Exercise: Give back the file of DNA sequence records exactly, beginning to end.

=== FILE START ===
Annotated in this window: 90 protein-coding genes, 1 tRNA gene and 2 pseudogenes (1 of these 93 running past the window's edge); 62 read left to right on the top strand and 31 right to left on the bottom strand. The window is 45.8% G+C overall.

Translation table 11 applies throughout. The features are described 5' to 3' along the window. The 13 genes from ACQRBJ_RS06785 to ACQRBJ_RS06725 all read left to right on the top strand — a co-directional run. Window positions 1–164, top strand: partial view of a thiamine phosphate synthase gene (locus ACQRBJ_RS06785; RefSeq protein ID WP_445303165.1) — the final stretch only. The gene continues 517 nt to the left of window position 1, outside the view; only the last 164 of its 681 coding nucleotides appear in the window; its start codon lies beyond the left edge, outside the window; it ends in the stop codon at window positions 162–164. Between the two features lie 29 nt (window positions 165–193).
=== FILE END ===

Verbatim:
Annotated in this window: 90 protein-coding genes, 1 tRNA gene and 2 pseudogenes (1 of these 93 running past the window's edge); 62 read left to right on the top strand and 31 right to left on the bottom strand. The window is 45.8% G+C overall.

Translation table 11 applies throughout. The features are described 5' to 3' along the window. The 13 genes from ACQRBJ_RS06785 to ACQRBJ_RS06725 all read left to right on the top strand — a co-directional run. Window positions 1–164, top strand: partial view of a thiamine phosphate synthase gene (locus ACQRBJ_RS06785; RefSeq protein ID WP_445303165.1) — the final stretch only. The gene continues 517 nt to the left of window position 1, outside the view; only the last 164 of its 681 coding nucleotides appear in the window; its start codon lies beyond the left edge, outside the window; it ends in the stop codon at window positions 162–164. Between the two features lie 29 nt (window positions 165–193).